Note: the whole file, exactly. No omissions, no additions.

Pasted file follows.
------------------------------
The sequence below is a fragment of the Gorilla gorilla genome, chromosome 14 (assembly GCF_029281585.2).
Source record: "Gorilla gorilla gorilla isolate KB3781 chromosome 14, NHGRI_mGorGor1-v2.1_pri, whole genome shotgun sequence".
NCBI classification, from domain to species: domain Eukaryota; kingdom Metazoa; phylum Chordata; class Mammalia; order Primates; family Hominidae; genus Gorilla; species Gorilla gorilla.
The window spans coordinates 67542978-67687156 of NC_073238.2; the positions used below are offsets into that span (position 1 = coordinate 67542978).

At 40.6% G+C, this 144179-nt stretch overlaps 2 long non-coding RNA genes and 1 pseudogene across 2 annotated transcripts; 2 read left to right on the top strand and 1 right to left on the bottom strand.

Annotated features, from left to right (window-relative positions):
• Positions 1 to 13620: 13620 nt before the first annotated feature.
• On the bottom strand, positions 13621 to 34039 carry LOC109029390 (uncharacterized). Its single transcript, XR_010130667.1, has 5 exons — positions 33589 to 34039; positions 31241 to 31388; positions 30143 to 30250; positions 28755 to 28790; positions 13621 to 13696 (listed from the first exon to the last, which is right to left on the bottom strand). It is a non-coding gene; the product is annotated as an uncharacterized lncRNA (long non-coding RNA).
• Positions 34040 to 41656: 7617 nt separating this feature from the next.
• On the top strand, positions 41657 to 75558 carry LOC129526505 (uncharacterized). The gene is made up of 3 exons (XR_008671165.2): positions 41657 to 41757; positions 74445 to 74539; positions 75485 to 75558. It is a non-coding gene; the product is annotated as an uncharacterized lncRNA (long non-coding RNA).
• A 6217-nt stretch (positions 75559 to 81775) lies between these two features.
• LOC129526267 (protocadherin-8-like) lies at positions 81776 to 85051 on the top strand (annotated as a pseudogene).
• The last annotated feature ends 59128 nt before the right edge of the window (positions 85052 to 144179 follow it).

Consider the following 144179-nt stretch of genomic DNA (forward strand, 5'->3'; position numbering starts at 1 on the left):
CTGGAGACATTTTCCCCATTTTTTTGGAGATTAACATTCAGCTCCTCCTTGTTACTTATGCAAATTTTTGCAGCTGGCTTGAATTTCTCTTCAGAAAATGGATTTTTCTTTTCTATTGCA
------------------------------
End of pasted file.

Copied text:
The sequence below is a fragment of the Gorilla gorilla genome, chromosome 14 (assembly GCF_029281585.2).
Source record: "Gorilla gorilla gorilla isolate KB3781 chromosome 14, NHGRI_mGorGor1-v2.1_pri, whole genome shotgun sequence".
NCBI classification, from domain to species: domain Eukaryota; kingdom Metazoa; phylum Chordata; class Mammalia; order Primates; family Hominidae; genus Gorilla; species Gorilla gorilla.
The window spans coordinates 67542978-67687156 of NC_073238.2; the positions used below are offsets into that span (position 1 = coordinate 67542978).

At 40.6% G+C, this 144179-nt stretch overlaps 2 long non-coding RNA genes and 1 pseudogene across 2 annotated transcripts; 2 read left to right on the top strand and 1 right to left on the bottom strand.

Annotated features, from left to right (window-relative positions):
• Positions 1 to 13620: 13620 nt before the first annotated feature.
• On the bottom strand, positions 13621 to 34039 carry LOC109029390 (uncharacterized). Its single transcript, XR_010130667.1, has 5 exons — positions 33589 to 34039; positions 31241 to 31388; positions 30143 to 30250; positions 28755 to 28790; positions 13621 to 13696 (listed from the first exon to the last, which is right to left on the bottom strand). It is a non-coding gene; the product is annotated as an uncharacterized lncRNA (long non-coding RNA).
• Positions 34040 to 41656: 7617 nt separating this feature from the next.
• On the top strand, positions 41657 to 75558 carry LOC129526505 (uncharacterized). The gene is made up of 3 exons (XR_008671165.2): positions 41657 to 41757; positions 74445 to 74539; positions 75485 to 75558. It is a non-coding gene; the product is annotated as an uncharacterized lncRNA (long non-coding RNA).
• A 6217-nt stretch (positions 75559 to 81775) lies between these two features.
• LOC129526267 (protocadherin-8-like) lies at positions 81776 to 85051 on the top strand (annotated as a pseudogene).
• The last annotated feature ends 59128 nt before the right edge of the window (positions 85052 to 144179 follow it).

Consider the following 144179-nt stretch of genomic DNA (forward strand, 5'->3'; position numbering starts at 1 on the left):
CTGGAGACATTTTCCCCATTTTTTTGGAGATTAACATTCAGCTCCTCCTTGTTACTTATGCAAATTTTTGCAGCTGGCTTGAATTTCTCTTCAGAAAATGGATTTTTCTTTTCTATTGCA